Another area of student work featured at Pleasantville was visual arts.

(Rishi Upadhyay)

 

 

Rishi Upadhyay)

“Visual arts in the 1950s was more about abstract expressionism,” junior Sara Almustafa said. “What people would do is they would take what they would see and they would just draw it. So it was also a style back in the 1950s.”

There were also art activities for students.

“We (had) a station for people to draw chalk on papers,” Almustafa said. “This studio … (was) open for students all to enjoy and participate in.”

Although the majority of Pleasantville was centered around students and their presentations, outside organizations also participated. The Sacramento Public Library, represented by archivist James Scott and librarian Molly Milazzo, exhibited relics Scott described as “miniature time machines.”

The Sacramento Public Library, represented by archivist James Scott and librarian Molly Milazzo, exhibited relics Scott described as “miniature time machines.”
(Rishi Upadhyay)

“You can look at the suburban directory from 1960,” he said, “and use it to find out what businesses were located in Country Club Center back in the ’60s, (or) who was living in your house in 1960 . . .”

The library’s exhibit also included objects associated with the Cold War that raged between the U.S. and Russia during ‘50s and ‘60s, including letters to the editor published in the Sacramento Bee about alleged communists.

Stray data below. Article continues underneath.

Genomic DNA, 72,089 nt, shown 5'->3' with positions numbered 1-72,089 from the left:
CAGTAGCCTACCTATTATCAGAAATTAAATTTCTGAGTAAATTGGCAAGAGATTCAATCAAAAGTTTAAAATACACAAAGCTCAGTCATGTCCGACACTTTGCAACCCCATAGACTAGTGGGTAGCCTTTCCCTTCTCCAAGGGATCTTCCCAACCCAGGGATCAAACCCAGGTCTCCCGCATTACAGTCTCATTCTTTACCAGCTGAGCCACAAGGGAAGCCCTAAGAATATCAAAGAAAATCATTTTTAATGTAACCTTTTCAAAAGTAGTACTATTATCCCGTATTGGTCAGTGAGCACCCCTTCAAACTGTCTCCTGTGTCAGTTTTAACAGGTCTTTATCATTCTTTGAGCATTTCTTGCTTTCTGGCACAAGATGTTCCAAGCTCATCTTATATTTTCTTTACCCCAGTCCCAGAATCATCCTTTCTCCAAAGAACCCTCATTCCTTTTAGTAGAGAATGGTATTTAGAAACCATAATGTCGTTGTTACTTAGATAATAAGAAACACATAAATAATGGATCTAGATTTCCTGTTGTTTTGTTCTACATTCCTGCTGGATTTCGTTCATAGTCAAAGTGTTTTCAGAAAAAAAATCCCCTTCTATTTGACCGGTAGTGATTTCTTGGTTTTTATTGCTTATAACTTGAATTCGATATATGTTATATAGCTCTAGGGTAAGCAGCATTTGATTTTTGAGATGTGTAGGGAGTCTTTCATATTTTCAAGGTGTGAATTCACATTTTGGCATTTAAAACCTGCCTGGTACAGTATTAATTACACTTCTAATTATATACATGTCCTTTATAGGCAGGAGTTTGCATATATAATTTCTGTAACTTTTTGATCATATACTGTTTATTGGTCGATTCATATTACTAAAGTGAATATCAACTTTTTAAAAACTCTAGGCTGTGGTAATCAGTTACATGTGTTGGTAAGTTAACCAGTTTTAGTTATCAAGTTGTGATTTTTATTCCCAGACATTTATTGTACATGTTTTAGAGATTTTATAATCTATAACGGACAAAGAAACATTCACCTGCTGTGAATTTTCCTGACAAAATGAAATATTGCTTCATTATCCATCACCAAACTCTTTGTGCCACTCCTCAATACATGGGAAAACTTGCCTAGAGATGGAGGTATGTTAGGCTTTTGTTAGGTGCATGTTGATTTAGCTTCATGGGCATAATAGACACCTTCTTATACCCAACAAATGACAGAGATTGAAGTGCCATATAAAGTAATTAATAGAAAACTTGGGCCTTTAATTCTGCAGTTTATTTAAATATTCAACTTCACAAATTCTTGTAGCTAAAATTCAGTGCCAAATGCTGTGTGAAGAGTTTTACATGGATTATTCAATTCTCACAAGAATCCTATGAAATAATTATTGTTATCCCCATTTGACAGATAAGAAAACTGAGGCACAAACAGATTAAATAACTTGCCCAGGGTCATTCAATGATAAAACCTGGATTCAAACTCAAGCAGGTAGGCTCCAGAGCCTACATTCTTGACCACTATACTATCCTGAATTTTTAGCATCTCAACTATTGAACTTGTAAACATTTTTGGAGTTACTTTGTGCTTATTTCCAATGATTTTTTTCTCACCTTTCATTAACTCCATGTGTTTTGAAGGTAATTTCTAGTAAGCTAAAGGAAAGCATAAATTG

Other items in the exhibit reflected “the anxiety that came along with thermonuclear destruction,” said Scott, including a fallout shelter map and a Sacramento evacuation map.

“One of the best ways to learn about the past is to live it and walk in the shoes of these people,” Scott said.

Rishi Upadhyay
Rishi Upadhyay

 

 

 

 

 

 

 

 

 

 

 

 

 

 

Milazzo also pointed out the common misconception that the past is not always binarily different. 

“This is an era, too, that is still in living memory compared to earlier times,” Milazzo said. “It’s really cool to meet people who lived through that and compare and contrast with what’s different now. For example, with the letters to the editor that we brought, there’s a lot that’s still the same – there were quite a lot of people, as our archives indicate, that feel very similar to today about social justice, racial injustice, covenants and segregation.”

Since Mira Loma’s Pleasantville event has been happening every year for quite some time now, will it continue? Bender, the Mira Loma teacher organizer, said the focus could change in the future.

“The inside joke among the teachers is that the 1980s era is on the horizon to take over within a decade or so,” he said. “Even more events and experiences from this decade that tie to our modern era.”

Regardless of the event’s future, though, one thing was certainly clear from this year’s Plesantville.

“Every year, the students find new and innovative ways to present their topics,” Bender said, “and this year was no different.” 

 

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About the Contributor
Rishi Upadhyay
Rishi Upadhyay, Reporter
Hello! My name is Rishi Upadhyay, and I am currently a senior at Mira Loma High School. I enjoy reading, writing, playing the piano, and traveling. I love being near the ocean, and my favorite place to visit is Hawaii.